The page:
About six weeks ago, I had the unfortunate experience of being intimately involved in a unique shiva. A member of our community suddenly lost a 4 month old grandson. The father of the child is a friend and peer of mine. Shiva was observed in our neighborhood as opposed to the home of the parents sitting shiva. All of these factors made the entire ordeal quite difficult and horrific but also provided a learning experience for me and an interesting study of human nature and character.
It was only a few days after the shiva that I received an email from a reader who was disenchanted with the shiva process. He had several complaints that rang true in the immediate wake of the recently completed shiva I had seen first hand.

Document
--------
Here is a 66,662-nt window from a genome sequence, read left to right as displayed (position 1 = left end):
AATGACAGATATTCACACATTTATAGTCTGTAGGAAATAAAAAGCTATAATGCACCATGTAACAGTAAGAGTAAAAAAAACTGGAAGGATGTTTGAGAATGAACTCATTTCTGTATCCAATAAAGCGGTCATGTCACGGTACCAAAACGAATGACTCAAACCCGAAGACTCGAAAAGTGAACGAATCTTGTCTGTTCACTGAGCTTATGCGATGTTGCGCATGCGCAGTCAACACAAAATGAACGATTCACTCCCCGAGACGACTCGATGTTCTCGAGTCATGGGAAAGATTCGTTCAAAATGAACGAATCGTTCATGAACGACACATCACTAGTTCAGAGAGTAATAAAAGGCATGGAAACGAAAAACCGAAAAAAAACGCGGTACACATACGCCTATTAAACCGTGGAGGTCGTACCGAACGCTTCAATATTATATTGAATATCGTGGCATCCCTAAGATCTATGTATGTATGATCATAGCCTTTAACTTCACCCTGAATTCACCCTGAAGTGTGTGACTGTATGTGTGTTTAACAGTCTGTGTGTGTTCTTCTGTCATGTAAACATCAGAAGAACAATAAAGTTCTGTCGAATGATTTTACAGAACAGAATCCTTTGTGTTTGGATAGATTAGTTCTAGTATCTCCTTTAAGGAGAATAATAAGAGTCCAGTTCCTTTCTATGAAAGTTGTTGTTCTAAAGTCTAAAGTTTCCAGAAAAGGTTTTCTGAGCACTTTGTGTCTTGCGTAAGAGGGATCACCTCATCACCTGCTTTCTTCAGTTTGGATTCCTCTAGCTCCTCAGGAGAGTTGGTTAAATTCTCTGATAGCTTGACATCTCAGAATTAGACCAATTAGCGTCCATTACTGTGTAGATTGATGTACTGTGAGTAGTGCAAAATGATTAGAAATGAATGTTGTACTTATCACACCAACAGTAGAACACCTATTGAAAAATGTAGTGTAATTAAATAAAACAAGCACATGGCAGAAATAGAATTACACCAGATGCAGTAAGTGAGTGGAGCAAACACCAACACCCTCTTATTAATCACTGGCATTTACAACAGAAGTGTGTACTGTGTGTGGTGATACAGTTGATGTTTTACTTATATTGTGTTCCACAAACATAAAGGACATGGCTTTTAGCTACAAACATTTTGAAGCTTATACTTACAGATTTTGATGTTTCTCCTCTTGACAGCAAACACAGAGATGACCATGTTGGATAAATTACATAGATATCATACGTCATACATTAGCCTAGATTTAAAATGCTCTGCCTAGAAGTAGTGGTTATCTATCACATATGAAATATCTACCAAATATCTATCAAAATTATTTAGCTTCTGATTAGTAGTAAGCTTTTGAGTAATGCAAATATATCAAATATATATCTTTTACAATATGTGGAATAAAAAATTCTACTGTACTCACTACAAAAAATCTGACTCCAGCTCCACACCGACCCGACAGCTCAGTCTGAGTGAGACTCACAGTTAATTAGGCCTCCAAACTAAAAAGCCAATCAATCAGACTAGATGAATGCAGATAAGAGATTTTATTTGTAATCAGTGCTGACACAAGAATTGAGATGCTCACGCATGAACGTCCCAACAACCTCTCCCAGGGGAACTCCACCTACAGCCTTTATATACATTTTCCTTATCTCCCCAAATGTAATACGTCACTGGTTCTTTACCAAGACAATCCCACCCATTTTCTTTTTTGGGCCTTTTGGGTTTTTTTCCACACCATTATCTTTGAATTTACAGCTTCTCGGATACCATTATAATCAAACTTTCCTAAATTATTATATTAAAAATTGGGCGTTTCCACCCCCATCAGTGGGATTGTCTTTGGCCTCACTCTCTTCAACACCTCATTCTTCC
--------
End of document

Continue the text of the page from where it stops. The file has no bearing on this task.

I believe that people want to do the right thing when they go to shiva. They just don’t really know what they should be doing at shiva. Mourners are going to be sensitive and mistakes are going to hurt them more than typical faux pas. Some of these faux pas were gloriously lampooned in this great video: Shtick Yeshivish People Say At Shivas I had a lot of time to think about shiva and people’s needs during this time. Here are some of the ideas that have been swirling around my head.
One of the more interesting ways to frame the question of Orthodox Jewish women wearing tefillin is in the context of yesterday’s post. (See: Life is in its Struggles: Dealing With the Tough Questions)
Many of the statements made about women in the Talmud that sound offensive to us relate to women studying Torah. The objections to women learning Torah are mostly an issue of cognition or intellectual prowess. Regardless, the accepted unequivocal conclusion of the Talmud is that women should not study Torah.